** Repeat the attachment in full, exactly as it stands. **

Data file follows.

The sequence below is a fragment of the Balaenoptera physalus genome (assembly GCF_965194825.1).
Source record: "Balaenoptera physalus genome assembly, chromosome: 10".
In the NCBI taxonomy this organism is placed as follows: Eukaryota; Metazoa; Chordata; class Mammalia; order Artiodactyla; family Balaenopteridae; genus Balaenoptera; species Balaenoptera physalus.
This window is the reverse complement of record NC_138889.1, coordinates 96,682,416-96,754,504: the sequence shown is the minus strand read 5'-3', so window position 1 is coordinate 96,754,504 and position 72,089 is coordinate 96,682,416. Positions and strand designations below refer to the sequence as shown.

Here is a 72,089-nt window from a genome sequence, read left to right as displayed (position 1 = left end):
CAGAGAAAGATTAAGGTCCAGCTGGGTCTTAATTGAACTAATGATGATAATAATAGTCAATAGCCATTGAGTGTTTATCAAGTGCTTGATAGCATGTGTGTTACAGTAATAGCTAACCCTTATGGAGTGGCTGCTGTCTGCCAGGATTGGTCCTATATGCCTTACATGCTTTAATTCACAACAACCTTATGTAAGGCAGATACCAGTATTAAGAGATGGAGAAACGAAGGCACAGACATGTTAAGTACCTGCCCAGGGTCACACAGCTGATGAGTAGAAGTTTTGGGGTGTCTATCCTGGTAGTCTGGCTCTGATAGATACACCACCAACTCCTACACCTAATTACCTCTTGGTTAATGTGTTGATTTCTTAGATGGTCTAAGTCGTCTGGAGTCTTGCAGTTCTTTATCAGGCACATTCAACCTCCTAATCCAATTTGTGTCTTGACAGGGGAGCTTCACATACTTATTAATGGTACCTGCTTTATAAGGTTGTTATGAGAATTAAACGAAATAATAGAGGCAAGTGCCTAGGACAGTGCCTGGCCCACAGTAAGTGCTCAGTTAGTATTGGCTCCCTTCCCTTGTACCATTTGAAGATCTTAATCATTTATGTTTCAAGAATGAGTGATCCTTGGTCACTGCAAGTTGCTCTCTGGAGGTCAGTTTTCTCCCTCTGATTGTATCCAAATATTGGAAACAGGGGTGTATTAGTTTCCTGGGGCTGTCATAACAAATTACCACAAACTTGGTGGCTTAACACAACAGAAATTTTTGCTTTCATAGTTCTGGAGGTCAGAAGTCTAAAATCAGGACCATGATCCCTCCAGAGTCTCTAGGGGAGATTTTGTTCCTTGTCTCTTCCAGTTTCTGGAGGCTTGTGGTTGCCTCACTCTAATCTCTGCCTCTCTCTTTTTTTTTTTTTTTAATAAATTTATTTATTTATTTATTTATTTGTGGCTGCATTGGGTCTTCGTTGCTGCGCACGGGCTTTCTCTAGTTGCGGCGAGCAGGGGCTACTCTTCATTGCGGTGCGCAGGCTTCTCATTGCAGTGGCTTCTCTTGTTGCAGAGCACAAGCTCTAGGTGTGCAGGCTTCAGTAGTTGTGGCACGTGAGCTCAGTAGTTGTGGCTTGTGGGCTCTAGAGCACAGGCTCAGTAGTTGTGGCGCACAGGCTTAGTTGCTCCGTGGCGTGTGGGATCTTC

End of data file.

The sequence below is a fragment of the Balaenoptera physalus genome (assembly GCF_965194825.1).
Source record: "Balaenoptera physalus genome assembly, chromosome: 10".
In the NCBI taxonomy this organism is placed as follows: Eukaryota; Metazoa; Chordata; class Mammalia; order Artiodactyla; family Balaenopteridae; genus Balaenoptera; species Balaenoptera physalus.
This window is the reverse complement of record NC_138889.1, coordinates 96,682,416-96,754,504: the sequence shown is the minus strand read 5'-3', so window position 1 is coordinate 96,754,504 and position 72,089 is coordinate 96,682,416. Positions and strand designations below refer to the sequence as shown.

Here is a 72,089-nt window from a genome sequence, read left to right as displayed (position 1 = left end):
CAGAGAAAGATTAAGGTCCAGCTGGGTCTTAATTGAACTAATGATGATAATAATAGTCAATAGCCATTGAGTGTTTATCAAGTGCTTGATAGCATGTGTGTTACAGTAATAGCTAACCCTTATGGAGTGGCTGCTGTCTGCCAGGATTGGTCCTATATGCCTTACATGCTTTAATTCACAACAACCTTATGTAAGGCAGATACCAGTATTAAGAGATGGAGAAACGAAGGCACAGACATGTTAAGTACCTGCCCAGGGTCACACAGCTGATGAGTAGAAGTTTTGGGGTGTCTATCCTGGTAGTCTGGCTCTGATAGATACACCACCAACTCCTACACCTAATTACCTCTTGGTTAATGTGTTGATTTCTTAGATGGTCTAAGTCGTCTGGAGTCTTGCAGTTCTTTATCAGGCACATTCAACCTCCTAATCCAATTTGTGTCTTGACAGGGGAGCTTCACATACTTATTAATGGTACCTGCTTTATAAGGTTGTTATGAGAATTAAACGAAATAATAGAGGCAAGTGCCTAGGACAGTGCCTGGCCCACAGTAAGTGCTCAGTTAGTATTGGCTCCCTTCCCTTGTACCATTTGAAGATCTTAATCATTTATGTTTCAAGAATGAGTGATCCTTGGTCACTGCAAGTTGCTCTCTGGAGGTCAGTTTTCTCCCTCTGATTGTATCCAAATATTGGAAACAGGGGTGTATTAGTTTCCTGGGGCTGTCATAACAAATTACCACAAACTTGGTGGCTTAACACAACAGAAATTTTTGCTTTCATAGTTCTGGAGGTCAGAAGTCTAAAATCAGGACCATGATCCCTCCAGAGTCTCTAGGGGAGATTTTGTTCCTTGTCTCTTCCAGTTTCTGGAGGCTTGTGGTTGCCTCACTCTAATCTCTGCCTCTCTCTTTTTTTTTTTTTTTAATAAATTTATTTATTTATTTATTTATTTGTGGCTGCATTGGGTCTTCGTTGCTGCGCACGGGCTTTCTCTAGTTGCGGCGAGCAGGGGCTACTCTTCATTGCGGTGCGCAGGCTTCTCATTGCAGTGGCTTCTCTTGTTGCAGAGCACAAGCTCTAGGTGTGCAGGCTTCAGTAGTTGTGGCACGTGAGCTCAGTAGTTGTGGCTTGTGGGCTCTAGAGCACAGGCTCAGTAGTTGTGGCGCACAGGCTTAGTTGCTCCGTGGCGTGTGGGATCTTC